Athlete Diary: Rick Renner

I should first state that I was one of the very few that was lucky to finish their season before the pandemic started. I was glad that I (at least) had the chance to compete in the swimming conference, but having to hear that many other teams and college sports ending their seasons because of the COVID-19 was hard to imagine. 

 

The day the news broke was when I was with my family back home in Virginia. I remember my parents asking me about my season. Would we have a season coming back to school? Would we ever get the chance to compete again? I didn’t know the answers to those questions at all. The worst news of all was when we all had to switch to online learning.

 

At first, it was a challenge. The challenge wasn’t just the technological part, the google hangouts or having to set up a new Zoom account for online classes. Rather the challenge was motivating myself to do this. As a person who highly prefers in-person lectures, online classes were hard for me to focus. 

 

Fortunately, I was with my family. I was happy to be with them in times where there is a global pandemic. My parents always motivate me to strive and to work hard, even in the most difficult times. As the days continued, the challenges I faced with online learning became less difficult and easier to manage. It was a new experience, but at the end, I was able to do it. 

 

If our season was suspended, I would still train for swimming. Even with the pandemic going on, I had to find ways to stay in shape. Aside from eating healthy and not gaining too much weight, there were also the workouts and training sessions I had to complete. Obviously, the rec centers and the pools are closed for a while. 

 

I still continued to train for swimming no matter what, even if it meant just running and working out. Fortunately in June, some of the pools in my neighborhood were opening up. The best news was that my old club team decided to do practices in the morning. I was glad to have that opportunity during the summer. I was glad that I was able to train.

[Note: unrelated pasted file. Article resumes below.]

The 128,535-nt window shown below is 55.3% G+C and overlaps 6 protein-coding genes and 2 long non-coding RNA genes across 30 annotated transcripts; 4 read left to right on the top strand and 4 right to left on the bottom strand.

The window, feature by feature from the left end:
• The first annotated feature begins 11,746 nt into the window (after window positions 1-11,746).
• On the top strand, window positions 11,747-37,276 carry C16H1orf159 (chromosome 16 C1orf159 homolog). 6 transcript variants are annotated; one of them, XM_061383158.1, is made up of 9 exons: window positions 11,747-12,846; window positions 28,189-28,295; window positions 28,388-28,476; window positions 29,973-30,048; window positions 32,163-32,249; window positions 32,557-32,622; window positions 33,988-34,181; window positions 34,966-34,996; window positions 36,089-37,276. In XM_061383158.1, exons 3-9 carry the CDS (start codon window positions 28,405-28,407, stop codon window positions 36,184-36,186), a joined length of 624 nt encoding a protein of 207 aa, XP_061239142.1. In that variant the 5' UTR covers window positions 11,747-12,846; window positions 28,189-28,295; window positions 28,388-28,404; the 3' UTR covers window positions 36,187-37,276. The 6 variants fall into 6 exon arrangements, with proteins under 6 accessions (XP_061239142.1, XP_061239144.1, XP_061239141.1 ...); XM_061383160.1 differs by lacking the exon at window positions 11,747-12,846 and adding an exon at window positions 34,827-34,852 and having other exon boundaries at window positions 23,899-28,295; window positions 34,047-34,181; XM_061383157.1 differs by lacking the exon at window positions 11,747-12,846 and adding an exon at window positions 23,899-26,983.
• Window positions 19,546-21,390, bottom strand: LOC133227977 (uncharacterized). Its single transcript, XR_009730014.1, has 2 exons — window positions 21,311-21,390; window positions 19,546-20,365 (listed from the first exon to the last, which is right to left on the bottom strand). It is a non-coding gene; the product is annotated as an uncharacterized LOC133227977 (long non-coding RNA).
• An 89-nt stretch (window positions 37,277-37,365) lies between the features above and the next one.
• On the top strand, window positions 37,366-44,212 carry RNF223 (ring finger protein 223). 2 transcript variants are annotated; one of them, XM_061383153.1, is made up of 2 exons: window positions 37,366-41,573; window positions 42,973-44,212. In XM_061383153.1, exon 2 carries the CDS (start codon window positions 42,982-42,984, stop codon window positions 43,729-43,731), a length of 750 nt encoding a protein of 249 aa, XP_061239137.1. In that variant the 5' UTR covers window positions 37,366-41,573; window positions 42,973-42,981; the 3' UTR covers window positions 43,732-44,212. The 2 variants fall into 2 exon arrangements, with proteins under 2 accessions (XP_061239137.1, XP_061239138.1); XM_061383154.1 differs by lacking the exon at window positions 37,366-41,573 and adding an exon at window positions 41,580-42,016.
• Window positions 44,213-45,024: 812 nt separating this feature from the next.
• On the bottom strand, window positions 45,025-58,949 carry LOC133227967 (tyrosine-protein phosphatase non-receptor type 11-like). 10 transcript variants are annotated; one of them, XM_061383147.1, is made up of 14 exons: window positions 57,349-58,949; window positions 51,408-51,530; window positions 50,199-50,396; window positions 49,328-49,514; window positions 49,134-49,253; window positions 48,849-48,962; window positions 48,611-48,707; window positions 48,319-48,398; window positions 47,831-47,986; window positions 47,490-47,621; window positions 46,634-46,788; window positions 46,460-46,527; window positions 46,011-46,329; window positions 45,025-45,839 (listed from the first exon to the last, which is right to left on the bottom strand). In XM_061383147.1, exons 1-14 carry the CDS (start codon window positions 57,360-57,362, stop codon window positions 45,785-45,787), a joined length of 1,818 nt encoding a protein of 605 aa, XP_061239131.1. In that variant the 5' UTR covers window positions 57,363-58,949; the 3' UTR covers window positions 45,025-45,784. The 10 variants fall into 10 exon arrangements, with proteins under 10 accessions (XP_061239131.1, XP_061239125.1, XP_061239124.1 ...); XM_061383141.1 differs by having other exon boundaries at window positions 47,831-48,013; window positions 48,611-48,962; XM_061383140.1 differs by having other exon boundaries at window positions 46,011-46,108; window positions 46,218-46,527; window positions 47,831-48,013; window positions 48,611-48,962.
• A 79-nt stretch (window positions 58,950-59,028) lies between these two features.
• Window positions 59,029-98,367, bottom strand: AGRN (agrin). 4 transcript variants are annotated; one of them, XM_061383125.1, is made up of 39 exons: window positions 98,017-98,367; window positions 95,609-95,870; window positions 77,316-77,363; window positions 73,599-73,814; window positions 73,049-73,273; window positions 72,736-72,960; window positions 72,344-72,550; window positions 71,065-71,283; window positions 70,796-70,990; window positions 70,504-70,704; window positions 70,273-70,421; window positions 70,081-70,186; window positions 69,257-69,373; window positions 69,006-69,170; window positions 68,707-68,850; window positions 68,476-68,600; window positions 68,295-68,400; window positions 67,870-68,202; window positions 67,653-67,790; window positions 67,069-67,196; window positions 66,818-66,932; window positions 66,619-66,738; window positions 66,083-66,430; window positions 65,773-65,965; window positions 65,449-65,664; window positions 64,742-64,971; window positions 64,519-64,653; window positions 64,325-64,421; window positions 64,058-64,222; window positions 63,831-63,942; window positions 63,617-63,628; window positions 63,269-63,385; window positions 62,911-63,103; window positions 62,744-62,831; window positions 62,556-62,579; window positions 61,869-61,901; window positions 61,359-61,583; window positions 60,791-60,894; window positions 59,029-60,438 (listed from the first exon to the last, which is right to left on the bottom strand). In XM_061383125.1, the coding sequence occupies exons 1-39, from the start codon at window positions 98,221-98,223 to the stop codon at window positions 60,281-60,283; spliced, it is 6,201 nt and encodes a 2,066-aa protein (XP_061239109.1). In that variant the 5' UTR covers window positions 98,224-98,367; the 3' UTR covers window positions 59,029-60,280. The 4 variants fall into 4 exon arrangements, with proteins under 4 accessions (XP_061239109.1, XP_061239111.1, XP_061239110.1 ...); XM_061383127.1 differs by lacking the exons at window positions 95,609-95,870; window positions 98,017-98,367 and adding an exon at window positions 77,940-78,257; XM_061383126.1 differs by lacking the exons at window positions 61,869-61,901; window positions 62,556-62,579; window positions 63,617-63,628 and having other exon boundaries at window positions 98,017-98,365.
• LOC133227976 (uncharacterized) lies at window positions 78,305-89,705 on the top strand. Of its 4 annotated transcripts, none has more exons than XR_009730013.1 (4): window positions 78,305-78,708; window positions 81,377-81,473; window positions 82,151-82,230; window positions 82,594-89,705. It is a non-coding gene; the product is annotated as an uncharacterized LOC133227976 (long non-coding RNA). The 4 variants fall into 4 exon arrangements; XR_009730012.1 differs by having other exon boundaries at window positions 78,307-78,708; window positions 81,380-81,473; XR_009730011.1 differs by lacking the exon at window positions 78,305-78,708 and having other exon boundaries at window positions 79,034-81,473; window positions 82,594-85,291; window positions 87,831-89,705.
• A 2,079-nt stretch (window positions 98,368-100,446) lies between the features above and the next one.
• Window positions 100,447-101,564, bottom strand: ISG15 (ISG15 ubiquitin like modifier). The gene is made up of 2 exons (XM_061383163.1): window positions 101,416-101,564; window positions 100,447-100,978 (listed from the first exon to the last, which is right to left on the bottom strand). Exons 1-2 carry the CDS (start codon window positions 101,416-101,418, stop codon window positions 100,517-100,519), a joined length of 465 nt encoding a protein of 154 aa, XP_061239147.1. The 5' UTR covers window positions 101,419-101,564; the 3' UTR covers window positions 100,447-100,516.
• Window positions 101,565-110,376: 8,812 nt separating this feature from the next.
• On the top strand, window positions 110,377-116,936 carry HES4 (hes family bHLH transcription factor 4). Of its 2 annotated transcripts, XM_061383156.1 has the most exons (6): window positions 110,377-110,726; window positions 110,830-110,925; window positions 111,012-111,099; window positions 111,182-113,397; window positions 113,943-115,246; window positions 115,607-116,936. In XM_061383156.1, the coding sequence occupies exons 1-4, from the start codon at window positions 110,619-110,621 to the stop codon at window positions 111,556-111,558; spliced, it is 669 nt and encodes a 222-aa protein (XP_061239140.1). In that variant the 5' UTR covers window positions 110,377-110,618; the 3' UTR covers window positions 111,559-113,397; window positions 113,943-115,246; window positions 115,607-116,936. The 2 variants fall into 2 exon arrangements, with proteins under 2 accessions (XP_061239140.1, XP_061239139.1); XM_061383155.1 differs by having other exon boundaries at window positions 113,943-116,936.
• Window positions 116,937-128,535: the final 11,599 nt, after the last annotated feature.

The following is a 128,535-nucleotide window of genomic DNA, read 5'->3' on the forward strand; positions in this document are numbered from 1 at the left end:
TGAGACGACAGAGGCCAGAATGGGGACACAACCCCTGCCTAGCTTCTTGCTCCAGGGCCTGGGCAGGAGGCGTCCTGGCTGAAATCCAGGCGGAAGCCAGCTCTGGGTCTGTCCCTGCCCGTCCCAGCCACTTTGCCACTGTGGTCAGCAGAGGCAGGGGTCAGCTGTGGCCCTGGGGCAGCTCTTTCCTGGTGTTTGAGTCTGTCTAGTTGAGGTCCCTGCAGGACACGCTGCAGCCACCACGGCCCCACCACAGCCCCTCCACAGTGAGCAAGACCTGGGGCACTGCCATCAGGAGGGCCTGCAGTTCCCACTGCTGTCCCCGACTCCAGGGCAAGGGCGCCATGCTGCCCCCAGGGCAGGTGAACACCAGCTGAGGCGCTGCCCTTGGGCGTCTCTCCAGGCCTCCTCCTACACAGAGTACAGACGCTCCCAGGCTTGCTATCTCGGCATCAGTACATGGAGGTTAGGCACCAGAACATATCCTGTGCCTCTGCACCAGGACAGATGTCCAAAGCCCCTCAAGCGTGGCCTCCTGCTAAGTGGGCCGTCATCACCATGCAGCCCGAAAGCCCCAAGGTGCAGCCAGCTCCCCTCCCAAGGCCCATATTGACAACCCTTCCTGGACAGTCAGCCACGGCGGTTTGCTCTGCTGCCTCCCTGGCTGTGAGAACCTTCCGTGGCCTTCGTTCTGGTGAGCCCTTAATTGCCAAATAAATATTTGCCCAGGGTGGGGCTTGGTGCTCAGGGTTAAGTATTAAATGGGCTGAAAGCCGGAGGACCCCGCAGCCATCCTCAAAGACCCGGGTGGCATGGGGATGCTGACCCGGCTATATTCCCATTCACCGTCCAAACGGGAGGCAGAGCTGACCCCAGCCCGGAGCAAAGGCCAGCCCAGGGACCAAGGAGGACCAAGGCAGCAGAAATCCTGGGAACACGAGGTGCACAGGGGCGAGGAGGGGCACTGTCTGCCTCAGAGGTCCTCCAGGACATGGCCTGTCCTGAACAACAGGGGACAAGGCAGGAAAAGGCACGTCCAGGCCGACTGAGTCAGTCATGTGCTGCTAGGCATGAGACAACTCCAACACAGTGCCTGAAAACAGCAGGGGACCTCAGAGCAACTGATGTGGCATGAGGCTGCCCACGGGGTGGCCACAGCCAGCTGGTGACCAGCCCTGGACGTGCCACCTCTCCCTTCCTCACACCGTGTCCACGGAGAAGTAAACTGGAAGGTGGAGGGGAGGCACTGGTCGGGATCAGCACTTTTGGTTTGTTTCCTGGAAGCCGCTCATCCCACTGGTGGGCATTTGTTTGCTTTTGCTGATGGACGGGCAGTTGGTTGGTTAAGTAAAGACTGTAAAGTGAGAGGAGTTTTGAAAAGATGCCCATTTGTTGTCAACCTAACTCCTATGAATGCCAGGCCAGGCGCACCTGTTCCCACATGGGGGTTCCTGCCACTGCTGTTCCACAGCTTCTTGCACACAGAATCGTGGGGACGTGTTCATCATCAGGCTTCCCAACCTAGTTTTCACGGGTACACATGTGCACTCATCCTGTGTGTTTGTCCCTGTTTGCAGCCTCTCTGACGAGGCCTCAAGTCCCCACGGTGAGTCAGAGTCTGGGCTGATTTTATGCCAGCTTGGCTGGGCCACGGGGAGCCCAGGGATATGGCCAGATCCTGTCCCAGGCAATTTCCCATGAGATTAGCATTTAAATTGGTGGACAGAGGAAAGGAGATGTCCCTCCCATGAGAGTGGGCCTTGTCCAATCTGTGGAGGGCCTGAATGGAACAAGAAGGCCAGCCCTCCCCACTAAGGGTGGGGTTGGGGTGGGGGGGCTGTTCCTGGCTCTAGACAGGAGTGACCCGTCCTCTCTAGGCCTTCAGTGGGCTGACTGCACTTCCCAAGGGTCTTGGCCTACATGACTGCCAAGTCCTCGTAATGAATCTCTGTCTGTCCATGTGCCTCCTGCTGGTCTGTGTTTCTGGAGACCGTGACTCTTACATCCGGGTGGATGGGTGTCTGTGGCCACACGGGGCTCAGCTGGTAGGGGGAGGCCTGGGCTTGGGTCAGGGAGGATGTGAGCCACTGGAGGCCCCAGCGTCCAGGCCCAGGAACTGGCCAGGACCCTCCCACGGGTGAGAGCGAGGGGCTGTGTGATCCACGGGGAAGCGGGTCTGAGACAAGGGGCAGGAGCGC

I look back at my swimming career and see that I have made a choice that has impacted my life in a positive way. Ten years ago, I started swimming lessons just so I wouldn’t have to drown in the deep end. Later, of course, I found out that my father was a swimmer when he was young. After some thought, I talked to my parents about joining a swim team and that I wanted to do what my father did back then. Since then I have no regrets whatsoever. 

 

As for college, I am very happy that I made the decision to be a walk-on and to swim for Valpo. All of my teammates and the coaching staff have been very helpful, full of encouragement, and are always there for each other. 

 

The impact that the coaching staff brought to me is a very positive one. One where encouragement and motivation are what both of my coaches bring to me and to the team as well. I thank both Coach Maggie and Coach Bogdan for all of their advice and support they bring to the team every single day. I also like to thank them both for maintaining some optimism during the pandemic and for reaching out to all of us during the pandemic. That is the impact the coaching staff brings to the team.

 

The views are those of the writer and do not necessarily reflect on The Torch.

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